If you have had a single mastectomy, mammograms will be done on the remaining natural breast tissue. It is vital to continue getting mammograms on the intact breast at whatever frequency your doctor recommends. For those who have had a double mastectomy with complete removal of both breasts, mammograms are still beneficial for imaging the chest wall area. There is often some residual breast tissue left after surgery, and mammograms can detect if cancer comes back in this tissue. While mastectomies remove the significant risk of breast cancer, imaging tests like mammograms are an important tool in monitoring rare cases of new abnormal tissue growth. 

Additionally, post-mastectomy patients typically need regular MRIs and ultrasounds of the chest wall and remaining breast tissue. Skin exams are also essential to check for signs of recurrence. Continued screening provides peace of mind and allows any new tumors to be caught and treated as soon as possible.

Should I Consider Genetic Testing after Single Mastectomy

If you have been diagnosed with breast cancer and underwent a single mastectomy, genetic testing may provide important information to guide your future cancer screening and prevention plans. Getting tested for mutations in genes like BRCA1 and BRCA2 can help estimate your lifetime risk of developing cancer again.

BRCA gene mutations are linked to an increased chance of developing breast, ovarian, and other cancers. Everyone has BRCA genes, but changes or mutations in these genes are passed down in families and can significantly raise cancer risk. Genetic testing for breast cancer analyzes your blood sample for mutations in these high-risk genes.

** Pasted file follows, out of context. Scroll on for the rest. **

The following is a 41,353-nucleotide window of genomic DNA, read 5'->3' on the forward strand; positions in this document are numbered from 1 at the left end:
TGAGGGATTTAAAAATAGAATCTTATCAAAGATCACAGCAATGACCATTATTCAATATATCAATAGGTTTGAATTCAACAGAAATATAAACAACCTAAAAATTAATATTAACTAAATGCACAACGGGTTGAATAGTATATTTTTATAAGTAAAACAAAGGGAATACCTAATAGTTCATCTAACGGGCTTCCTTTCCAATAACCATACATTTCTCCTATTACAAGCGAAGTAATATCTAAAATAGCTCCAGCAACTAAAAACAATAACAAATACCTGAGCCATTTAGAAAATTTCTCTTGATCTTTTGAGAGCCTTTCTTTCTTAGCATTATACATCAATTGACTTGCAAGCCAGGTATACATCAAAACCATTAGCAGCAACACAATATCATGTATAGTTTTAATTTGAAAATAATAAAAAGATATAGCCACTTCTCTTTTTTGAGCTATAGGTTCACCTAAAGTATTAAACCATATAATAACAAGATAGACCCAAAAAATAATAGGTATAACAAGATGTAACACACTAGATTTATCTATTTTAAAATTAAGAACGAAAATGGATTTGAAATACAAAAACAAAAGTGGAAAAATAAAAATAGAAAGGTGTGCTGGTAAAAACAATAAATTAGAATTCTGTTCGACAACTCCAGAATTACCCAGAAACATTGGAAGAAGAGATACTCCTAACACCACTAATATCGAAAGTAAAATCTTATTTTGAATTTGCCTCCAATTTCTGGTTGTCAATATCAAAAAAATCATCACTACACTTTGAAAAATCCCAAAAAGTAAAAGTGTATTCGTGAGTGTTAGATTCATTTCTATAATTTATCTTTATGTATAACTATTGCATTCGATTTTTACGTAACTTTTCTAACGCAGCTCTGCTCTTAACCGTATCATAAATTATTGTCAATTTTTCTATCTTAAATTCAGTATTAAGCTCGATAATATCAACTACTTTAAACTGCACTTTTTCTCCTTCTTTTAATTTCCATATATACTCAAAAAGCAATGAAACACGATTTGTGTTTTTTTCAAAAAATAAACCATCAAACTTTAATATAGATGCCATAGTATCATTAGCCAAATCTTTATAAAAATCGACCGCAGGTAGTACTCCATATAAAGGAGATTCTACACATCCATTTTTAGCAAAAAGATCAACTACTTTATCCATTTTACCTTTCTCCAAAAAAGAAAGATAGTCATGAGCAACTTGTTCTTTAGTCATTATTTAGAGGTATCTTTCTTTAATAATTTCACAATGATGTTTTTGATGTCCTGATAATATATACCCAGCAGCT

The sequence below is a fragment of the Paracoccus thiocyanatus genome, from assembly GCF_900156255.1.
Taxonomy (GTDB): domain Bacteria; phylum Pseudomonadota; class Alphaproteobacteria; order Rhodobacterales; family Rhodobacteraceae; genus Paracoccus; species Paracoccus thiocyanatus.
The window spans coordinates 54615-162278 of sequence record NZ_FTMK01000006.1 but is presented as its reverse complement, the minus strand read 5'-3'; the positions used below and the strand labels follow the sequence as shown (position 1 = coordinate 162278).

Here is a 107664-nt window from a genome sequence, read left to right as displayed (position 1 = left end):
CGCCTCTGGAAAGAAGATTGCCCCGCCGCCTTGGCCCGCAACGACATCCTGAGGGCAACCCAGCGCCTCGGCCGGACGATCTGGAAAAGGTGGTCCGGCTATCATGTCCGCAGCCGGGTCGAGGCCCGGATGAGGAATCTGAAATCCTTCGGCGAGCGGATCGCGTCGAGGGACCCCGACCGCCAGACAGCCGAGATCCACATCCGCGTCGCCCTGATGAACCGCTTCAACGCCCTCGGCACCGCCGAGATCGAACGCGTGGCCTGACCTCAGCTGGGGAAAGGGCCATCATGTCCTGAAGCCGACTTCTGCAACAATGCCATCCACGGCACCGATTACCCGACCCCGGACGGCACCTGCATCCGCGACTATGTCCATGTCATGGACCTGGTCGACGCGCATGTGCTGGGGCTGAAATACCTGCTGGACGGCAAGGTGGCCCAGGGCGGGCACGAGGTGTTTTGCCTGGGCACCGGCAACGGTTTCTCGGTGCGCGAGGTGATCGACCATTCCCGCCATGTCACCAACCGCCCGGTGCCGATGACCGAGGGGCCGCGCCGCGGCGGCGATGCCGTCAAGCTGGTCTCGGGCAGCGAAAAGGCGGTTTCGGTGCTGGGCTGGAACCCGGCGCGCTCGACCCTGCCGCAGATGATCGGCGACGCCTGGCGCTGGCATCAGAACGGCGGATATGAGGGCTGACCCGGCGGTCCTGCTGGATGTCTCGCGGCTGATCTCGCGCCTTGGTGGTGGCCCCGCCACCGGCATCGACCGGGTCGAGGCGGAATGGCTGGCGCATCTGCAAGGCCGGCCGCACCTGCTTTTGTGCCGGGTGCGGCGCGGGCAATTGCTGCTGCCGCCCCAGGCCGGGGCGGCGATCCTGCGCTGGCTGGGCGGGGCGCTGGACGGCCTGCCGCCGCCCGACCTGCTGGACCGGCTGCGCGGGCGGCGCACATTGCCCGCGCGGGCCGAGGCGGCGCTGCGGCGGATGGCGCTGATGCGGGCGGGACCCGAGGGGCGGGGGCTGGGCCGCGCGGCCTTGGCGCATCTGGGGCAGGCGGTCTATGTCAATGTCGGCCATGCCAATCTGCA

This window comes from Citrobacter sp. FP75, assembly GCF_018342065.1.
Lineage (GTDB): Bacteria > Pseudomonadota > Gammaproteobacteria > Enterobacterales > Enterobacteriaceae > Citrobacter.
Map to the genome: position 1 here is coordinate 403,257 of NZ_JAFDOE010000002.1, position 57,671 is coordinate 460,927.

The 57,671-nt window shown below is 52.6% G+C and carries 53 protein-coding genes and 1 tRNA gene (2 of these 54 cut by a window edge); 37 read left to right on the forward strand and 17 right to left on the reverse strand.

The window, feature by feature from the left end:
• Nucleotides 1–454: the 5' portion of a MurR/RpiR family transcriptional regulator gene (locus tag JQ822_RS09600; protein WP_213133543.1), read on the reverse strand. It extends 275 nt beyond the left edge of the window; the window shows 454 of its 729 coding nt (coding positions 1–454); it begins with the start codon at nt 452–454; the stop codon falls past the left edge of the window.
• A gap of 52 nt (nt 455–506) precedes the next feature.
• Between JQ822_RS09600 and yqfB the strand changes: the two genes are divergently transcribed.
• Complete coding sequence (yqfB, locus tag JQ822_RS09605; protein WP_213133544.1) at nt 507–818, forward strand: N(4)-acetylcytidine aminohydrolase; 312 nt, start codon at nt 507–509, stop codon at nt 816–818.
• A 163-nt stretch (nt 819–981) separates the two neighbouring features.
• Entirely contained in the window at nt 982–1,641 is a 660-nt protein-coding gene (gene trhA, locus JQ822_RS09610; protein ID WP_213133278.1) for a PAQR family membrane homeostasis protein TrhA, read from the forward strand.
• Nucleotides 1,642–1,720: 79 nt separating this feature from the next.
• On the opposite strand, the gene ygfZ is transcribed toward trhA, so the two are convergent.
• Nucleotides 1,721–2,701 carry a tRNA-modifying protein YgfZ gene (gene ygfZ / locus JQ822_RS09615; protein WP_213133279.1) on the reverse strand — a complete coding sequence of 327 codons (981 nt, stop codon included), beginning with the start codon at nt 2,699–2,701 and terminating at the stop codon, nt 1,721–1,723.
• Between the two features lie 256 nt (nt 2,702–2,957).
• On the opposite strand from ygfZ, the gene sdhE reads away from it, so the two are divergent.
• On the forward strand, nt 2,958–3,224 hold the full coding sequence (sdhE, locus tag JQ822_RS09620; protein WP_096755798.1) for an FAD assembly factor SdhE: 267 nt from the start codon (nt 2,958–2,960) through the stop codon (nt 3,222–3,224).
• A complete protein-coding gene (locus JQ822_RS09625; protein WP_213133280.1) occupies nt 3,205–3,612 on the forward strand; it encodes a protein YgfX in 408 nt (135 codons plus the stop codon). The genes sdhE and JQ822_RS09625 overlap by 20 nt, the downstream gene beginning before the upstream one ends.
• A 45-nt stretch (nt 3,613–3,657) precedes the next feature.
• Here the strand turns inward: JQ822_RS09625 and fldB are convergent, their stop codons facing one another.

Those who test positive for a BRCA mutation have up to a 70% lifetime risk for a second breast cancer diagnosis. This risk is lowered by a mastectomy removing one breast, but it is still substantially higher than average. If you undergo BRCA testing after breast cancer treatment and test positive, your doctors can tailor specialized screening schedules to maximize early detection of any potential tumors in the remaining tissue. Remaining vigilant with screenings allows any subsequent cancers to be diagnosed early when treatment is most effective. Those who test negative for BRCA mutations still require routine post-mastectomy breast screenings but may need less frequent testing. Consider discussing genetic testing with your care team after a mastectomy to understand your complete cancer risk.

Importance of Choosing the Right Breast Cancer Specialist

When looking for a qualified surgeon, oncology team, and follow-up care after a mastectomy, it’s vital to find knowledgeable experts you can really trust. Premier Surgical Network has specialized breast surgeons and staff to support your care journey every step of the way. Their compassionate team helps guide long-term monitoring and is up-to-date on the latest mastectomy recovery best practices. Premier Surgical Network takes time to understand patient concerns and goals when tailoring a care plan. Whether pursuing breast reconstruction, managing screening schedules, or needing emotional support through recovery, rest assured Premier Surgical Network’s experts will be there. Contact Premier Surgical Network today to discuss your post-mastectomy care options with a dedicated breast cancer surgeon in New Jersey. Don’t navigate the next steps alone – let Premier Surgical Network’s compassionate team support you.